Strega Nona in Honor of World Pasta Day

streganonade Paola, Tomie. Strega Nona.  New York: Scholastic, 1975.

Happy World Pasta Day, Strega Nona!  On this day, we recognize that pasta is consumed on all the continents of the earth.  It comes in all shapes and sizes and it is delicious!  In honor of this day,  I offer you a delicious story of pasta and magic, Strega Nona.  

Who is Strega Nona, you ask?  Her name means “Grandma Witch” and she was a wise woman who lives in a small villiage in Calabria.  In her small village, Strega Nona helped many people with her special touch. She realized she was getting old and needed help to keep her little house and tend her little garden. She decided to post a job offering in the town square. Big Anthony applied for the job.  She outlined his duties: to sweep the house, to wash the dishes, to weed the garden, etc.  For his work, he would get a little money, as much as he could eat, and a place to sleep.

Strega Nona had a very special pot.  It was a pasta pot.  She warned Big Anthony, who never paid good attention, never to touch the pasta pot! Do you think he was paying attention?

Big Anthony worked hard.  He had a good place to sleep and lots of good food and he was happy.  All was well, until the day he learned that Strega Nona’s pasta pot was magic!  He saw her sing to start the pot and sing to stop the pot, but in his excitement, he missed something important.

When Strega Nona leaves to visit Strega Amelia, Anthony seizes his chance.  He pulls out the pasta pot and makes pasta for the entire village.  What happens next is no surprise.  Can you guess?  Will Big Anthony get in trouble?  Can the pasta pot be stopped? Pick up a copy of this story to read with your World Pasta Day meal.

Oh and by the way, if you have a magic pasta pot, will you share it with me? Look below for the Strega Nona’s verse to start the pot. You can do like I do and sing the pasta pot song to your pot.   May be Strega Nona’s magic will work for you!

Bubble, bubble, pasta pot.
Boil me up some pasta, nice and hot.
I’m hungry and it’s time to sup.
Boil enough pasta to fill me up.

Tomie De Paola

Born September 15, 1934.  He learned to love books early as his mother loved books and read to him every day. At the age of four, he told anyone who would listen that he wanted to write books and illustrate them¹.

After high school, he attended the Pratt Institute in Brooklyn, New York and received a BFA.  He went on to earn MFA from the California College of Arts & Crafts in Oakland, California.  He taught, designed greeting cards and painted church murals until he had the opportunity to illustrate his first book².  The rest is history so they say.  He has written and/or illustrated over 200 books.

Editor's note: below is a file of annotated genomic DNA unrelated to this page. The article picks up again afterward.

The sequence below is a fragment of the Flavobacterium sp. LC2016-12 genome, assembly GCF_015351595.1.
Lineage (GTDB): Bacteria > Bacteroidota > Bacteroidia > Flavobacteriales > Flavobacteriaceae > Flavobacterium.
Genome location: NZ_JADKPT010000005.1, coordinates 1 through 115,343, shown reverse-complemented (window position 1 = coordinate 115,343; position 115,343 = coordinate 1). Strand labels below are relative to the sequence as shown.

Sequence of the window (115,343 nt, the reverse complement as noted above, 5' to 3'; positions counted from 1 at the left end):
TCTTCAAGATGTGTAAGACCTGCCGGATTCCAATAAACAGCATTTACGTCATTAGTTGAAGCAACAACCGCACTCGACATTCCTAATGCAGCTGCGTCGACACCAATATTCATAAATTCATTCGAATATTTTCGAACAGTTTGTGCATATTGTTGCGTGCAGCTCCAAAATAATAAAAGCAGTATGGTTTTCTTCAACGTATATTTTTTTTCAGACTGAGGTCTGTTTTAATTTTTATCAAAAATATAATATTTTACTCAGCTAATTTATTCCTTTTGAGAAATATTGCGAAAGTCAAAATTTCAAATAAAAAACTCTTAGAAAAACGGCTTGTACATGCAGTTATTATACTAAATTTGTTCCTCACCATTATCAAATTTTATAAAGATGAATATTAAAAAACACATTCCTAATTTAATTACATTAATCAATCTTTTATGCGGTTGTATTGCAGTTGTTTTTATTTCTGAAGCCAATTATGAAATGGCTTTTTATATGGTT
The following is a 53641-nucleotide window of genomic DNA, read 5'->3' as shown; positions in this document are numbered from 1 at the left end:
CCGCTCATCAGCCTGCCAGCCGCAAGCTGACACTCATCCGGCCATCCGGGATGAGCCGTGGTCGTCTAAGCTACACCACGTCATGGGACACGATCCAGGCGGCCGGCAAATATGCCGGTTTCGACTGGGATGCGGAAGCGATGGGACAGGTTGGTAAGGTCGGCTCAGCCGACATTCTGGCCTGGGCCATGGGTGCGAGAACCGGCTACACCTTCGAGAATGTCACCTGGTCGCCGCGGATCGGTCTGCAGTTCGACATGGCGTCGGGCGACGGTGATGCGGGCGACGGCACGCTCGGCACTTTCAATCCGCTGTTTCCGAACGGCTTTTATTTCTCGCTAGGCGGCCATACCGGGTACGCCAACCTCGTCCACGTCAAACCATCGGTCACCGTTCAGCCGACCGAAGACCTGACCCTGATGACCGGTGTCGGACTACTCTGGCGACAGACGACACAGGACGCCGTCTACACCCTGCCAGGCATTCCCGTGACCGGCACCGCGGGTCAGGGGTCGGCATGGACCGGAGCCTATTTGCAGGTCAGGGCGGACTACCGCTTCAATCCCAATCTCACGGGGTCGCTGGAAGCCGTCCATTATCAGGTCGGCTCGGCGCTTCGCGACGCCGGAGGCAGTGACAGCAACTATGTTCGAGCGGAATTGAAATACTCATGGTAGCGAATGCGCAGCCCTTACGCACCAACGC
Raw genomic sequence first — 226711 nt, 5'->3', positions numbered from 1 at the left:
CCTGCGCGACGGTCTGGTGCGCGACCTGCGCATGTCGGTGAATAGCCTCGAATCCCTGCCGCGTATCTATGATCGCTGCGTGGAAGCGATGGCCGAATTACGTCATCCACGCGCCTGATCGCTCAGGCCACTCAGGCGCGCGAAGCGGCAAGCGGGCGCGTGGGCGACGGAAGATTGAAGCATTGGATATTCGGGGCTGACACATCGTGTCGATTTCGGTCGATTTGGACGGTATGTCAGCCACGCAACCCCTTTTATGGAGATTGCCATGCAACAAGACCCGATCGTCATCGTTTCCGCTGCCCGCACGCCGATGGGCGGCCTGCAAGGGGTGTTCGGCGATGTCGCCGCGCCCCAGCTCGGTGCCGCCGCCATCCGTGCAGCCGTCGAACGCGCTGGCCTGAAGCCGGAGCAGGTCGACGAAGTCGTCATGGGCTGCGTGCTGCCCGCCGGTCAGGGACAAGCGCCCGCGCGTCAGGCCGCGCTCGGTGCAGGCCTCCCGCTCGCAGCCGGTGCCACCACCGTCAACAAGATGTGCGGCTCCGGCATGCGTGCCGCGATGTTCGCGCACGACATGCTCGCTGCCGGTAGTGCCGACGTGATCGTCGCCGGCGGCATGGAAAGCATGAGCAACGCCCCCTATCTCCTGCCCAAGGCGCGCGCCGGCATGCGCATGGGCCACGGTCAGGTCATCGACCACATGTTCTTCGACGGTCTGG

I love his work.  His books are funny and poignant.  Often they illustrate part of his story as in The Art Lesson and Nana Upstairs, Nana Downstairs.  I think he is masterful.  I love today’s story, Strega Nona!   You can visit Tomie’s website and read his spotlight on this book and how he developed his ideas for this particular book:

He has received many honors and awards for his books. Strega Nona received the Caldecott Honor medal in 1976.

The Society of Children’s Book Writers and Illustrators gives the Tomie de Paola Illustrator Award annually.  It is given to an illustrator of promise chosen my Tomie.  You can read more about the award at this website: Here is the quote and writing/illustrating prompt for the 2017 competition3. There is still time to enter, December 1, 2016 is the submission deadline!

“Among the most successful and most satisfying books I have done, over the years, are my autobiographical picture books, and the series of chapter books. It’s an interesting journey to tell the “true” story of my youth, and even more, to make pictures of my past. I found it not only drew upon remembering, but of revisiting emotions of all kinds, especially laughter and hilarity, seriousness and sadness. This work has been almost daunting, not easy but, when successful, the most satisfying work I’ve done.
Now about the assignment or prompt, if you will.”

This year’s assignment is to cast yourself, as a child, in a picture book. Show your autobiographical character in a scene and make sure to convey the emotion of your character. The viewer should be able to read the emotion of the character immediately and clearly.
No words or captions are allowed in the image.

Here are more websites with information on this author.





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